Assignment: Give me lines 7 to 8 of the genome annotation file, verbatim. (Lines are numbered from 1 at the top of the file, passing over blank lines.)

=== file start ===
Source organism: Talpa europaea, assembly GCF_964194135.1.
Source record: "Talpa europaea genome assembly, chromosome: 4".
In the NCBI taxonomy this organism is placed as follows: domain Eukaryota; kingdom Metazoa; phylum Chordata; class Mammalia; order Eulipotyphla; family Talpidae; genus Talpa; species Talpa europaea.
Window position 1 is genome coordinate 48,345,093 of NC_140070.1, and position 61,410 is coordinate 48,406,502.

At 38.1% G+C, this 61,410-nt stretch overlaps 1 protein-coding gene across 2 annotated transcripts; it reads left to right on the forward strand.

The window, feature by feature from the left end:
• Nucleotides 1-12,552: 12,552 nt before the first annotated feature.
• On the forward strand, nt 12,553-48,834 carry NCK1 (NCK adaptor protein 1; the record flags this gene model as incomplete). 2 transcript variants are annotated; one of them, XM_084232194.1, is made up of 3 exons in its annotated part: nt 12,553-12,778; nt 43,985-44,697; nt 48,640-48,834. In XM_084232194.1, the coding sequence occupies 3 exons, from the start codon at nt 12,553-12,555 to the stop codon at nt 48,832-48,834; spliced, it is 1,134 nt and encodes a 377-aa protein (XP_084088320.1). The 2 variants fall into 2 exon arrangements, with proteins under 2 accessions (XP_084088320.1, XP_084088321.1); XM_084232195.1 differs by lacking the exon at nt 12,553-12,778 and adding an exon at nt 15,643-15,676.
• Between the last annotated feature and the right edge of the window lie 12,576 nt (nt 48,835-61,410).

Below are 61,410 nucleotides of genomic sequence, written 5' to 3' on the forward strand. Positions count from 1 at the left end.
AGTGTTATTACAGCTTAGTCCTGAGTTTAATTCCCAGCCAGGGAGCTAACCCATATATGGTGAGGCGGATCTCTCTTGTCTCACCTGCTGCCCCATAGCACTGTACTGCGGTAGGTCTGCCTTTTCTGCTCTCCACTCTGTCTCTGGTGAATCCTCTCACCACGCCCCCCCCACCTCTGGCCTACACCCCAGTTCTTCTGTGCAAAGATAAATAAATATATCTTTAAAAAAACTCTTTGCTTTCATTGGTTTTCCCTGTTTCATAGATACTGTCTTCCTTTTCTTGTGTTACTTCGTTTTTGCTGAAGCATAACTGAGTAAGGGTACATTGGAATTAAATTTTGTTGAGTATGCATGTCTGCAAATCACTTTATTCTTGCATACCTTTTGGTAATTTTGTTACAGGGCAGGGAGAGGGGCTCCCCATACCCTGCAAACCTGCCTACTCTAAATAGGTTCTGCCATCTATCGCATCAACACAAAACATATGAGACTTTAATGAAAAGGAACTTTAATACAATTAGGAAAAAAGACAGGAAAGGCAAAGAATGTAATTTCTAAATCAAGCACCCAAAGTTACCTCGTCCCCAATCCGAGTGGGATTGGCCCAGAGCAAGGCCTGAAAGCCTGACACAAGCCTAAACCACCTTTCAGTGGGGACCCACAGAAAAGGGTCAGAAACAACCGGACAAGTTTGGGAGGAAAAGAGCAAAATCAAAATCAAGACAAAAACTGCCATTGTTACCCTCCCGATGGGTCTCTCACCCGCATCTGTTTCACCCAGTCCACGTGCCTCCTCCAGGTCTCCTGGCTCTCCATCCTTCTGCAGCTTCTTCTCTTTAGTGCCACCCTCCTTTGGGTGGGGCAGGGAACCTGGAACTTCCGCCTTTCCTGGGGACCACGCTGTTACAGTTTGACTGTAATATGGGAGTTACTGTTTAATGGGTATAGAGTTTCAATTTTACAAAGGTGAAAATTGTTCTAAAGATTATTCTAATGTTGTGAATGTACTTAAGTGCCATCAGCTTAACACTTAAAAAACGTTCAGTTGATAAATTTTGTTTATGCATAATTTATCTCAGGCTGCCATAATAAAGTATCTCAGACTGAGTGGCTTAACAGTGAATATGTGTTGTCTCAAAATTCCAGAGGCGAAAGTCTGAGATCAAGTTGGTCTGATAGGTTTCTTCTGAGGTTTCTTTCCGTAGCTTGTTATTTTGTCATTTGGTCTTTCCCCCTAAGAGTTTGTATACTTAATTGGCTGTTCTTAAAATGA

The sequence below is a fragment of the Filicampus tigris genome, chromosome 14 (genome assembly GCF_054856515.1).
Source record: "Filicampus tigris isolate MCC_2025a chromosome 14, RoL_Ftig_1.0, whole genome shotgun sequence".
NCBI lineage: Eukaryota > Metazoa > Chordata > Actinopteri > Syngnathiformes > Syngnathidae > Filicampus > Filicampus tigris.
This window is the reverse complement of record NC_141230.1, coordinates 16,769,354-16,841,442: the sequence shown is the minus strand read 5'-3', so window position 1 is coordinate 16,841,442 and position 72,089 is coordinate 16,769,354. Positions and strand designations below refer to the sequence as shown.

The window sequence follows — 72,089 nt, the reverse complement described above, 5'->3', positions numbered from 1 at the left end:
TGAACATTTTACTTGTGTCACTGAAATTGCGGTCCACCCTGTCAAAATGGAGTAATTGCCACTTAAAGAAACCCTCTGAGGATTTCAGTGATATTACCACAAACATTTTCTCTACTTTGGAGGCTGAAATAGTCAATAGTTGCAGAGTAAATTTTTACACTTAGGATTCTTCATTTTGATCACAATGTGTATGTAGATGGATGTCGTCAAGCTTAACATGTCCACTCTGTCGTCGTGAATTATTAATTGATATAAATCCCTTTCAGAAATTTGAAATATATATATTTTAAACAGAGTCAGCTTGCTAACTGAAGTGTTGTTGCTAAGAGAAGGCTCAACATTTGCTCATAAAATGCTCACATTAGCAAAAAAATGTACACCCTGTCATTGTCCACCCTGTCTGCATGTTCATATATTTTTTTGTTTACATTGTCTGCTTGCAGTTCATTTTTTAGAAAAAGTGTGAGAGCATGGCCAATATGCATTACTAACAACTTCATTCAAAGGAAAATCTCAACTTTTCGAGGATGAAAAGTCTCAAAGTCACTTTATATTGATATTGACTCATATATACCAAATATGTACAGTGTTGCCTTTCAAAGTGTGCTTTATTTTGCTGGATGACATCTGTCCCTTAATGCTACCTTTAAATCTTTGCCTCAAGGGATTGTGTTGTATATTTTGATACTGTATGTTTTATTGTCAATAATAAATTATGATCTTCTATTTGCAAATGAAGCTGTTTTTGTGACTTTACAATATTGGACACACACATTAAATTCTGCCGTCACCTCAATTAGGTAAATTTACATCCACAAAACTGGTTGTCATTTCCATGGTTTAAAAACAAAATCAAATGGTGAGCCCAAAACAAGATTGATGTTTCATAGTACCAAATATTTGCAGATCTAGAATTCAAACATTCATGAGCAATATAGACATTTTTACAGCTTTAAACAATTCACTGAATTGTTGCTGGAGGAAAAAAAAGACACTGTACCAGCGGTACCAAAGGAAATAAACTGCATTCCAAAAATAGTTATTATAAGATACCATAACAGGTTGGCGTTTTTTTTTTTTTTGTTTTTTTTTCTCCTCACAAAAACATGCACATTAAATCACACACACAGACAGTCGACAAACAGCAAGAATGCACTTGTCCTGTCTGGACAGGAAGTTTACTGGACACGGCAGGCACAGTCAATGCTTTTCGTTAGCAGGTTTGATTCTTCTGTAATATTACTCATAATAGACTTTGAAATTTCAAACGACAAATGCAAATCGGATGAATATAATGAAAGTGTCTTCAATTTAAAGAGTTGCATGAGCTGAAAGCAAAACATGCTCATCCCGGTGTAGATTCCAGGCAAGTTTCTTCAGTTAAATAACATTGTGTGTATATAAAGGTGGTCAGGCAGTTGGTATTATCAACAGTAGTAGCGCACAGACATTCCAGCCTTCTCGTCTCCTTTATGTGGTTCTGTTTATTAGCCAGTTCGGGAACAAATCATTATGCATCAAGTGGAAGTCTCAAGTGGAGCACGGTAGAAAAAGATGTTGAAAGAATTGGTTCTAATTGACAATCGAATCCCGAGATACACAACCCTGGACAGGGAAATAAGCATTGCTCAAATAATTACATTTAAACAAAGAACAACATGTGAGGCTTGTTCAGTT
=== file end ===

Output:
• Nucleotides 1-12,552: 12,552 nt before the first annotated feature.
• On the forward strand, nt 12,553-48,834 carry NCK1 (NCK adaptor protein 1; the record flags this gene model as incomplete). 2 transcript variants are annotated; one of them, XM_084232194.1, is made up of 3 exons in its annotated part: nt 12,553-12,778; nt 43,985-44,697; nt 48,640-48,834. In XM_084232194.1, the coding sequence occupies 3 exons, from the start codon at nt 12,553-12,555 to the stop codon at nt 48,832-48,834; spliced, it is 1,134 nt and encodes a 377-aa protein (XP_084088320.1). The 2 variants fall into 2 exon arrangements, with proteins under 2 accessions (XP_084088320.1, XP_084088321.1); XM_084232195.1 differs by lacking the exon at nt 12,553-12,778 and adding an exon at nt 15,643-15,676.